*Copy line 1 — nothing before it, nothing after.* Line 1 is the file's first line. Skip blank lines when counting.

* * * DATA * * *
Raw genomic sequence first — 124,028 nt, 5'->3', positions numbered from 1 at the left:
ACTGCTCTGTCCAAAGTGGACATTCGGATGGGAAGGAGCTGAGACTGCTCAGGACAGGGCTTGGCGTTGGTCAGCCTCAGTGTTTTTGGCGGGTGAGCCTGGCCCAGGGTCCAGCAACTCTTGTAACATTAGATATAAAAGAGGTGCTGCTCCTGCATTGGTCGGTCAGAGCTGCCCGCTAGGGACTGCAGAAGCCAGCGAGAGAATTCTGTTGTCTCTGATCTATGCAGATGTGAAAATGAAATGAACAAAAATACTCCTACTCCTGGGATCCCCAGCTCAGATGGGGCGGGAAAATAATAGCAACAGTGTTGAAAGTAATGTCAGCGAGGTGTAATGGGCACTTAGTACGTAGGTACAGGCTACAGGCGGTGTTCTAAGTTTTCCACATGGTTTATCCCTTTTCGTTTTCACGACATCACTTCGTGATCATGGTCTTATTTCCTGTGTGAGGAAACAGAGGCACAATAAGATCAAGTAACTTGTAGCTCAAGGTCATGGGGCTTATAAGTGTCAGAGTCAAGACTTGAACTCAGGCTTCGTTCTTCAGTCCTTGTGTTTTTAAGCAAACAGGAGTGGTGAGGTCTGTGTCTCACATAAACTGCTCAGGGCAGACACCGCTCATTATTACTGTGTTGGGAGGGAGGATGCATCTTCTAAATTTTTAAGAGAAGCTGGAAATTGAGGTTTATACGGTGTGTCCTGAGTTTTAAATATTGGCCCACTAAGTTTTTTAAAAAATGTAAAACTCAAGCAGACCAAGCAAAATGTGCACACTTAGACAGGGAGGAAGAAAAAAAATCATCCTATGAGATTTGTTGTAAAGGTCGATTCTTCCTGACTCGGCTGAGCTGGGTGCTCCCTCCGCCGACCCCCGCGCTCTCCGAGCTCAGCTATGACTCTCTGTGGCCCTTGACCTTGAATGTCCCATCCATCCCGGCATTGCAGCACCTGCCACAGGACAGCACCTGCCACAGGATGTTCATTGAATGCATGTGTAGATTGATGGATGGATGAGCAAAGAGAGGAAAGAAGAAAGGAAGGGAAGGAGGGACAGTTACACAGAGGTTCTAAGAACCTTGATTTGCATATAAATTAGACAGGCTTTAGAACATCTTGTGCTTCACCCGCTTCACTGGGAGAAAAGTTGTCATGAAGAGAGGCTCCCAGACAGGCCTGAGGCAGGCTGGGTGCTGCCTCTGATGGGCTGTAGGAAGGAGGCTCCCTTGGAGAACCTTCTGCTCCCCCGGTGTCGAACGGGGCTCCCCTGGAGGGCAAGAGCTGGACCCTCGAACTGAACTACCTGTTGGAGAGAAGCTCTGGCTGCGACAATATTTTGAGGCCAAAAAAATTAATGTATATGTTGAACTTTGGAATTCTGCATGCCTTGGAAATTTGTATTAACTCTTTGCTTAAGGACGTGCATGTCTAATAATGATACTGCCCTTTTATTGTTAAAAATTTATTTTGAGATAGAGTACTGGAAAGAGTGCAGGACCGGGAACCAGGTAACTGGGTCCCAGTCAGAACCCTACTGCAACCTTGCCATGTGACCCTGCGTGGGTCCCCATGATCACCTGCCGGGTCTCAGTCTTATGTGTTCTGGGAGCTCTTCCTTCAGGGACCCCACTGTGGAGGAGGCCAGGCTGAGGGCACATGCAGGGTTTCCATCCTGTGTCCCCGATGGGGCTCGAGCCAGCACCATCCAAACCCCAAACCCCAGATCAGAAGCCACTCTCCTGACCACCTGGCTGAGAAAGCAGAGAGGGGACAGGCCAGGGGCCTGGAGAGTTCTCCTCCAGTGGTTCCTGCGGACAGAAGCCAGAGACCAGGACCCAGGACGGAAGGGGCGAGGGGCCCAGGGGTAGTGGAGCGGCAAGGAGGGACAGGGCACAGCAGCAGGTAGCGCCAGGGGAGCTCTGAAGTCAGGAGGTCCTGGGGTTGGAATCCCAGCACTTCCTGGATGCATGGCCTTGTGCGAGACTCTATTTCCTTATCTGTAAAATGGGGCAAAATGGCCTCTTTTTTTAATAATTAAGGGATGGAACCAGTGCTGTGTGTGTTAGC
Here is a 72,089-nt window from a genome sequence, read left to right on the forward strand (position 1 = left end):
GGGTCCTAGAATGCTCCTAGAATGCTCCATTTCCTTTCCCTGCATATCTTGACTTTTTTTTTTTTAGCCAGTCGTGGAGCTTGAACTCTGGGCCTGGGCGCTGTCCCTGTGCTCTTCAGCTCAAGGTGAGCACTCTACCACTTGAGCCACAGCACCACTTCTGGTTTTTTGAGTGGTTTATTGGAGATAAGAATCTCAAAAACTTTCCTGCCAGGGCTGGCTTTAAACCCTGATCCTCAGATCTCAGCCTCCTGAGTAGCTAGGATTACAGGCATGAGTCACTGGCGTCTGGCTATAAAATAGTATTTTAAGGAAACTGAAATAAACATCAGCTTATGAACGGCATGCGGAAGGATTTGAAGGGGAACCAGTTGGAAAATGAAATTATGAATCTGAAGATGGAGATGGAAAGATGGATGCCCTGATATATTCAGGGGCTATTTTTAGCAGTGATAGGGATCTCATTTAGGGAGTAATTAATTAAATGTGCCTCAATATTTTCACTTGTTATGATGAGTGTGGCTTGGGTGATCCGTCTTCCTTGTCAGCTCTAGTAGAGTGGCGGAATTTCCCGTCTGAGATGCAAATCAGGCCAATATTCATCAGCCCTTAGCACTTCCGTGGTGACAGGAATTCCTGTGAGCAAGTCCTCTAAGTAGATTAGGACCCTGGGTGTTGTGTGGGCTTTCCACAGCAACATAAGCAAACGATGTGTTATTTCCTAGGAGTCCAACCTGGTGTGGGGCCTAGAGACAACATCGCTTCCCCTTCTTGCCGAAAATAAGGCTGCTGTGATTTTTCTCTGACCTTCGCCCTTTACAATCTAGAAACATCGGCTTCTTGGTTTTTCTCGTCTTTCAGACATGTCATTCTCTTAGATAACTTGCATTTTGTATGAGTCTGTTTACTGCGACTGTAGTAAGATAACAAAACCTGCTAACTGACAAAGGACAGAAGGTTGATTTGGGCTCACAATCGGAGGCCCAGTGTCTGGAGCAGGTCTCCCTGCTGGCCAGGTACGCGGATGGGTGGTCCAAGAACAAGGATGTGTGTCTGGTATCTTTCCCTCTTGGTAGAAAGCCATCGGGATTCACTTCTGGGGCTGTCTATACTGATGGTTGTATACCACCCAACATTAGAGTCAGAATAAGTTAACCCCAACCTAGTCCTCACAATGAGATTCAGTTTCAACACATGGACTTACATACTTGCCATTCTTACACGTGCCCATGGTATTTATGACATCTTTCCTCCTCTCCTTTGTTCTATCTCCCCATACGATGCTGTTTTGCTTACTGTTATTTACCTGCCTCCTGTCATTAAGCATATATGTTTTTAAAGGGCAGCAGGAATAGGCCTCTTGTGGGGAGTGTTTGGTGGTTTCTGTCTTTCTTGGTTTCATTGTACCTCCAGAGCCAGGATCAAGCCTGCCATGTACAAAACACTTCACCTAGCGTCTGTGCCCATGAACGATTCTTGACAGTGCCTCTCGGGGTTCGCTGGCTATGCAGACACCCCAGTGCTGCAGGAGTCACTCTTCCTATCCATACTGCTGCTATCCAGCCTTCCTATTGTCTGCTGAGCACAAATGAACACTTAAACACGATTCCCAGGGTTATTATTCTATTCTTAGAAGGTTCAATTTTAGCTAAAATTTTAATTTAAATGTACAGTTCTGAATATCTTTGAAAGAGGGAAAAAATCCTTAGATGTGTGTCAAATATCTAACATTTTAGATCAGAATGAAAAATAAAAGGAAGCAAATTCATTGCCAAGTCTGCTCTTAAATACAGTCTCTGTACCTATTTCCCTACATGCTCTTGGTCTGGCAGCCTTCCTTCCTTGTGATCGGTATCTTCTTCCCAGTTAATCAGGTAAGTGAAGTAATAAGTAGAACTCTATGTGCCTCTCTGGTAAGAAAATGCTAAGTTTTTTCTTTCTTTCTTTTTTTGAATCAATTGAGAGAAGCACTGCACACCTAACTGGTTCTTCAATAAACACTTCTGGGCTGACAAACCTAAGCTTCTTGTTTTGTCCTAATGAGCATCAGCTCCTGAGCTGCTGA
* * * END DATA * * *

Raw genomic sequence first — 124,028 nt, 5'->3', positions numbered from 1 at the left: